We spent the last of our time in Iceland visiting Þingvellir National Park, where the European and American tectonic plates meet and Reykjavik, Iceland’s Capital City. While most of our time in Iceland was spent in absolutely beautiful weather conditions, Þingvellir and Reykjavik saw us in rain most of the time. As such, there aren’t a lot of photos from Þingvellir, specifically, though I can say that it is a magical place. Today, we’ll focus mostly on Reykjavik. First up is one of the most recognizable landmarks in Iceland (man-made, at least): the Hallgrímskirkja.
One of Iceland’s tallest structures, and the largest church in Iceland, Hallgrímskirkja towers over Reykjavik.
Some of the most striking and beautiful parts of Reykjavik were the murals, which covered many of the walls in the city:
Toward the end of our visit, after taking pictures of murals in the rain, the clouds parted briefly and we were treated to some fantastic light at the Sun Voyager sculpture, created to commemorate the 200th anniversary of the city of Reykjavik:
Seven days in Iceland was just enough time to know that seven days in Iceland isn’t nearly enough. Over the course of the trip we took nearly 4,000 images, most of which I’ve not yet finished processing. The stunning landscape was matched only by the kindness of the people we met. It’s no wonder that 1.7 million people visited Iceland in 2016 (though the island is home to only 300,000).
I’ll leave off Iceland with two of my favorite memories. The first is a panorama from the Snæfellsnes peninsula. The last is a video Kira took from behind Seljalandsfoss while I was taking a photograph. It was the last sunset we saw while there and I can’t think of a better way to finish up these Iceland blogs. Thanks so much for reading. Happy to answer any questions in the comments.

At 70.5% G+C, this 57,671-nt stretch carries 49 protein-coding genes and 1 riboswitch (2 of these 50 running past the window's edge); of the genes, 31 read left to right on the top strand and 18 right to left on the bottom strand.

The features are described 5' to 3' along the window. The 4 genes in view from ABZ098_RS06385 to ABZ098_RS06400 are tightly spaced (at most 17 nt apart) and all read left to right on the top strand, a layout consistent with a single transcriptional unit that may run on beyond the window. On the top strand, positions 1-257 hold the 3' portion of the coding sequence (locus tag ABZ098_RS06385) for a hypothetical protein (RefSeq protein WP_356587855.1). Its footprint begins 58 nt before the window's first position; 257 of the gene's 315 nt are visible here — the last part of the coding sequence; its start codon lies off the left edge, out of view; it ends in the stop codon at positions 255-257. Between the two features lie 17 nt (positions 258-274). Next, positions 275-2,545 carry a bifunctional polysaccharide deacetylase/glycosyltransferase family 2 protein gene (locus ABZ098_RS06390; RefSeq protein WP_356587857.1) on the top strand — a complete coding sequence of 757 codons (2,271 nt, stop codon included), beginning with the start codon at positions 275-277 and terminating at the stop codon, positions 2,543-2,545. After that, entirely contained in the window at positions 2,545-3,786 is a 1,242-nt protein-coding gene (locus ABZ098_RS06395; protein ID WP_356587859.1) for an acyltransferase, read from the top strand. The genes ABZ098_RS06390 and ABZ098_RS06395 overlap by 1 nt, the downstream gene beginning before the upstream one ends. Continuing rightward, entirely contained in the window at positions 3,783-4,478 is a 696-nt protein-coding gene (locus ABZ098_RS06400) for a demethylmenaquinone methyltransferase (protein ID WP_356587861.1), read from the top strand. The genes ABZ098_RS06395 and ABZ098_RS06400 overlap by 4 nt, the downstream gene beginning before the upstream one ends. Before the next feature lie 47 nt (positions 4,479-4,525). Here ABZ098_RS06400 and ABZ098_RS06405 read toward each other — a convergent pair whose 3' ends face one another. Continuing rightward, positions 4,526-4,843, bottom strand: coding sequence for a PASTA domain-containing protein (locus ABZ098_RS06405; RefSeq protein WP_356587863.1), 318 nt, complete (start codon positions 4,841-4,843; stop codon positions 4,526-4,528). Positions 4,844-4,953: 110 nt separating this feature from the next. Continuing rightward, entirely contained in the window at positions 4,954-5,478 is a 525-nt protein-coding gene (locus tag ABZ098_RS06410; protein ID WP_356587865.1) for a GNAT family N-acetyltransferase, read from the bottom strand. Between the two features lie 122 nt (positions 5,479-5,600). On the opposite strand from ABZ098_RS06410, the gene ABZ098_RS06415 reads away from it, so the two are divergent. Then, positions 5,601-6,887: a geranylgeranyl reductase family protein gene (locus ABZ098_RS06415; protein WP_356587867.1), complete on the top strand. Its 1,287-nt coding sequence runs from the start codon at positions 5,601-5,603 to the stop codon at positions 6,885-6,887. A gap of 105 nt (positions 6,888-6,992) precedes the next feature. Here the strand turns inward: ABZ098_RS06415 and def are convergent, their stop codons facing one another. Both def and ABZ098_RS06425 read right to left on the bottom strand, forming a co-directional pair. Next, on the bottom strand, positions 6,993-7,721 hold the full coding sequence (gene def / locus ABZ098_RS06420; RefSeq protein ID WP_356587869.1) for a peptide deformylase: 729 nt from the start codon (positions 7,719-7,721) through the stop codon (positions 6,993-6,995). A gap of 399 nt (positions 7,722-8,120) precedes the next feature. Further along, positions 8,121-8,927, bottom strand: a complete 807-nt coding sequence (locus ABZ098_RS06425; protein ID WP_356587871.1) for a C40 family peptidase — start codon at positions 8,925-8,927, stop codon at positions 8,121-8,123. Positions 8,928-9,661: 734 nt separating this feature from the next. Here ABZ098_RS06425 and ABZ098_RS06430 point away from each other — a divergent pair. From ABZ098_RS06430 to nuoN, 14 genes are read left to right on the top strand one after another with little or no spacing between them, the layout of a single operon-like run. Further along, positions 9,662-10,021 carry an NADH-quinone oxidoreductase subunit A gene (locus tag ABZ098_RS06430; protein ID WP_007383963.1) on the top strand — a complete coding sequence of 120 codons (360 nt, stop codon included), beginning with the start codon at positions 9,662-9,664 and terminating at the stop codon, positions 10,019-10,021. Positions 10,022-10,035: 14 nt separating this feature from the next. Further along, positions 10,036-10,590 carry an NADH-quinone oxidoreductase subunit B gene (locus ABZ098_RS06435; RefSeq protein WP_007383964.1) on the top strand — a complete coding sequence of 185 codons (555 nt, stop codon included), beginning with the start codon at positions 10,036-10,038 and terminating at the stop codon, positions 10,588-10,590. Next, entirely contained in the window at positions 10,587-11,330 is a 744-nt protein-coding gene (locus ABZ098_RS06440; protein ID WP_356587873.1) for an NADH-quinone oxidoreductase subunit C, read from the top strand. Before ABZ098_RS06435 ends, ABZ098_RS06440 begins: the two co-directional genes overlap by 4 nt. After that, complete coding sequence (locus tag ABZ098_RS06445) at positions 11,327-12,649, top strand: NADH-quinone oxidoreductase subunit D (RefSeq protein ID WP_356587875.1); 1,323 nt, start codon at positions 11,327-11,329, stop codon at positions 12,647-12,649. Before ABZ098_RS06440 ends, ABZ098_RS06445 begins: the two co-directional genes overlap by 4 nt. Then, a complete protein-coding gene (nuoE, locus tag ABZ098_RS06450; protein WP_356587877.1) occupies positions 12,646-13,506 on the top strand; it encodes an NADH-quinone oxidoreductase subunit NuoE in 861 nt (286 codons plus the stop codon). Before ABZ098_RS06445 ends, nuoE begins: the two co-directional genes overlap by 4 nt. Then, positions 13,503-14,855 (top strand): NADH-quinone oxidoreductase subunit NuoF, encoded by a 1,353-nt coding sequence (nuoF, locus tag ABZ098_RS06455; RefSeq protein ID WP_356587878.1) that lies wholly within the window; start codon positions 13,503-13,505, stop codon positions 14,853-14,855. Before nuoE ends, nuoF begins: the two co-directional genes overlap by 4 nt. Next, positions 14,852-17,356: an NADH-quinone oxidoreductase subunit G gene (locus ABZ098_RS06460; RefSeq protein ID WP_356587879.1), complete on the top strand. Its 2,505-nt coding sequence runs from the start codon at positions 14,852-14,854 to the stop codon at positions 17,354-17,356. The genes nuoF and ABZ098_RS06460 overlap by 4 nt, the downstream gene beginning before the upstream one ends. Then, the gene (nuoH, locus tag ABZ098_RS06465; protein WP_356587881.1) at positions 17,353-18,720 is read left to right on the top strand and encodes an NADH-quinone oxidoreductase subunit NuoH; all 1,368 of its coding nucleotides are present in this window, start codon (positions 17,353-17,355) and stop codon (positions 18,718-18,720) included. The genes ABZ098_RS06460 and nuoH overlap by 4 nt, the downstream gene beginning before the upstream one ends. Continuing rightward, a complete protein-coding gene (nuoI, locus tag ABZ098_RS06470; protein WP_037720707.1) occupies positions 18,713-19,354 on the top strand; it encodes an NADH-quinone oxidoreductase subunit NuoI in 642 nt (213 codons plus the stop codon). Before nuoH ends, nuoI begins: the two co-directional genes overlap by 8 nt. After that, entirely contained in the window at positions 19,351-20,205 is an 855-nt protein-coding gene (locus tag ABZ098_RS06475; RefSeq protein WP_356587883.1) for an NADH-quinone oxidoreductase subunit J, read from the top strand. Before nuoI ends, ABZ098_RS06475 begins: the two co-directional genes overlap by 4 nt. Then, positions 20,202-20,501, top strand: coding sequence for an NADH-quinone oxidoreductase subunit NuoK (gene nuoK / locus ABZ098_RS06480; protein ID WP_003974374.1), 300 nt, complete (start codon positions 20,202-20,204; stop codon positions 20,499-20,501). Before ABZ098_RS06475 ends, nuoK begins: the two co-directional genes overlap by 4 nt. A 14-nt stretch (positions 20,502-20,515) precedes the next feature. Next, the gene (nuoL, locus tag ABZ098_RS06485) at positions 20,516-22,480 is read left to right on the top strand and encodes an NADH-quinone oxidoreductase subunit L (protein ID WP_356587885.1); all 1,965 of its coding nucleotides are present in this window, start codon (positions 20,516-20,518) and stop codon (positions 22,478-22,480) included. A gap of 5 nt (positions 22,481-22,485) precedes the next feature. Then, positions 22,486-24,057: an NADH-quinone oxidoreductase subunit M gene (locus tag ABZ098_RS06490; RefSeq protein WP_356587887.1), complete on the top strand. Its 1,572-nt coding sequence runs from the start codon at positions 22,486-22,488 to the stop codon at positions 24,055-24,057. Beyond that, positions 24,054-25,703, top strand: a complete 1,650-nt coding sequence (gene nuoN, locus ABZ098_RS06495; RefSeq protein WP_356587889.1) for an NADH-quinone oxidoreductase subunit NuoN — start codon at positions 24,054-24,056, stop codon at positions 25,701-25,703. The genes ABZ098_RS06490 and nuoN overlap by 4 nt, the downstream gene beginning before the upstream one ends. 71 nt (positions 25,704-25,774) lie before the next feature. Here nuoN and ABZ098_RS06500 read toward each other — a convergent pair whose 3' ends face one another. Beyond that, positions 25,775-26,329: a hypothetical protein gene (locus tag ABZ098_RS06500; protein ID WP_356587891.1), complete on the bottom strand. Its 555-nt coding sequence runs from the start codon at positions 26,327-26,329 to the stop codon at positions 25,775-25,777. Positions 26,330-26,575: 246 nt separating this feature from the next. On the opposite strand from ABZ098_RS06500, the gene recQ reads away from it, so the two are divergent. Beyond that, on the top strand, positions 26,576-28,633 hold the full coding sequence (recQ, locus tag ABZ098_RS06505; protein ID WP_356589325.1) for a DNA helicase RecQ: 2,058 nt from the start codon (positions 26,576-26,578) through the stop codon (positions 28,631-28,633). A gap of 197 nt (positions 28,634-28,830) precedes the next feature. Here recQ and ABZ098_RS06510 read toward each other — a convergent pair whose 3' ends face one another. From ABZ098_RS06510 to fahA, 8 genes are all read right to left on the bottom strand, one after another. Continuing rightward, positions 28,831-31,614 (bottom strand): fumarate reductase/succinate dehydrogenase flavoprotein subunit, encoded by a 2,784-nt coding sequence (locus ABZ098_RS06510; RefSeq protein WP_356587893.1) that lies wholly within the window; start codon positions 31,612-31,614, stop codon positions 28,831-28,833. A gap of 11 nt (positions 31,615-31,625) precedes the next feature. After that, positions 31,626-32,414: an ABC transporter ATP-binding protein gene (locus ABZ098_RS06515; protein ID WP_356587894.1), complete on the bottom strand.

Just above Skógafoss, one of the tallest waterfalls in Iceland, you’ll find the beginnings of the Fimmvörðuháls trail and a series of falls cutting through the mountains. Hike the trail long enough, and you’ll connect with the Laugavegur trail, leading into Landmannalauger and the rhyolite mountains. Alas, we only hiked for a few miles, eager to see as much of the south coast as possible.
If you look hard enough, you’ll see three white dots on the left of the frame in the header image. Just some of the many, many sheep along the trail.
Farther along the southern coast of Iceland, there is Dyrhólaey, the arch situated above the black sand beach, Reynisfjara. The waves there were intense, perfect for a triptych of long exposures. These weren’t converted to black and white, believe it or not. They were simply naturally occurring monochromatic images, thanks to Iceland’s unique geology.
The geological formations on the southern coast are amazing, from the basalt columns on the beach to the huge towers out to sea.